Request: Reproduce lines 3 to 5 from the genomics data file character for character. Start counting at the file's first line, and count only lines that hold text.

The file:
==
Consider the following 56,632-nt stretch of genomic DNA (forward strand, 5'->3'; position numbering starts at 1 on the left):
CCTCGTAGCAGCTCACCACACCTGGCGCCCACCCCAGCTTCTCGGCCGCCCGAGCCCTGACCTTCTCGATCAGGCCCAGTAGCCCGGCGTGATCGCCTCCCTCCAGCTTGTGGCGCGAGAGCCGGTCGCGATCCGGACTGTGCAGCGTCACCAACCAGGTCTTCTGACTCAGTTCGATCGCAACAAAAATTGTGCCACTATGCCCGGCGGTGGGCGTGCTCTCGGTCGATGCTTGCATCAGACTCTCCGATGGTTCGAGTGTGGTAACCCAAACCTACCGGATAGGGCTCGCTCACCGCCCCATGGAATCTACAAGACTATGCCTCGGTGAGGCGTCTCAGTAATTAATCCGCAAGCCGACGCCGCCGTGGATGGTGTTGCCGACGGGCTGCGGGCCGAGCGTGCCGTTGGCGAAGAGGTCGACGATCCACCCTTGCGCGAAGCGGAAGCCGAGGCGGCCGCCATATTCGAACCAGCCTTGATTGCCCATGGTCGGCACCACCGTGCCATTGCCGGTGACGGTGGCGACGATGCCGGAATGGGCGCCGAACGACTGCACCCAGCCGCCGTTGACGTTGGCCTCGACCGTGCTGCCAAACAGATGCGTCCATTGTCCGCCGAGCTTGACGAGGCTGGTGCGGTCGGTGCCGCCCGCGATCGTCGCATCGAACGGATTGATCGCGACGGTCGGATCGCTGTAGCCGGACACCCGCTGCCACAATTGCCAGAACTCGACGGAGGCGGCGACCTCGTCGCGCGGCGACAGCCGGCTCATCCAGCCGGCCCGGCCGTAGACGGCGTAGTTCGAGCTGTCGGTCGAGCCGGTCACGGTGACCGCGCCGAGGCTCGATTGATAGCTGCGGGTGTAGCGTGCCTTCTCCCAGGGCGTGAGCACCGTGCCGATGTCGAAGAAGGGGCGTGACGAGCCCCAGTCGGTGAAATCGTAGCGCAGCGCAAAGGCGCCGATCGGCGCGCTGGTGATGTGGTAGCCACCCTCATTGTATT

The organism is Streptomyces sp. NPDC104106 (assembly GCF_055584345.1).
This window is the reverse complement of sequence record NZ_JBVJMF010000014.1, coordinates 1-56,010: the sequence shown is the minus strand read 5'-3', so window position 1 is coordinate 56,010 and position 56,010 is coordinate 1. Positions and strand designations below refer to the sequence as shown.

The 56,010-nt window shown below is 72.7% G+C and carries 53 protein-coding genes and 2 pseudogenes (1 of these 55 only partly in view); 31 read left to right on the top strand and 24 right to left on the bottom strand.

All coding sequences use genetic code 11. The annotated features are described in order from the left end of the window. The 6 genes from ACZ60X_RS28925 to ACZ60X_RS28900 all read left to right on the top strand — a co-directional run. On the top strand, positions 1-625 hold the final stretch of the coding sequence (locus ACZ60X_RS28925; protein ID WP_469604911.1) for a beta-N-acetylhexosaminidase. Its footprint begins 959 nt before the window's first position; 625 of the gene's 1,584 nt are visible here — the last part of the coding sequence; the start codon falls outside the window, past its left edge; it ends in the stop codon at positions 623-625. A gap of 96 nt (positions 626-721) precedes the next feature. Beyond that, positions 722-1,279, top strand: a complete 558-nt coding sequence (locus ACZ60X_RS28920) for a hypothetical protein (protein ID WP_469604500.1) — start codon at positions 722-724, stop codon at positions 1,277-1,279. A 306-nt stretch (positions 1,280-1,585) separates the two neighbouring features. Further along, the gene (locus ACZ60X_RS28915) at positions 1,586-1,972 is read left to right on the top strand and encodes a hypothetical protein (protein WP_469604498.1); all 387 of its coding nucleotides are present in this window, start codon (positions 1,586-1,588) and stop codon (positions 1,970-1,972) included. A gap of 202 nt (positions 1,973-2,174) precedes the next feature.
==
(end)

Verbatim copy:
The organism is Streptomyces sp. NPDC104106 (assembly GCF_055584345.1).
This window is the reverse complement of sequence record NZ_JBVJMF010000014.1, coordinates 1-56,010: the sequence shown is the minus strand read 5'-3', so window position 1 is coordinate 56,010 and position 56,010 is coordinate 1. Positions and strand designations below refer to the sequence as shown.

The 56,010-nt window shown below is 72.7% G+C and carries 53 protein-coding genes and 2 pseudogenes (1 of these 55 only partly in view); 31 read left to right on the top strand and 24 right to left on the bottom strand.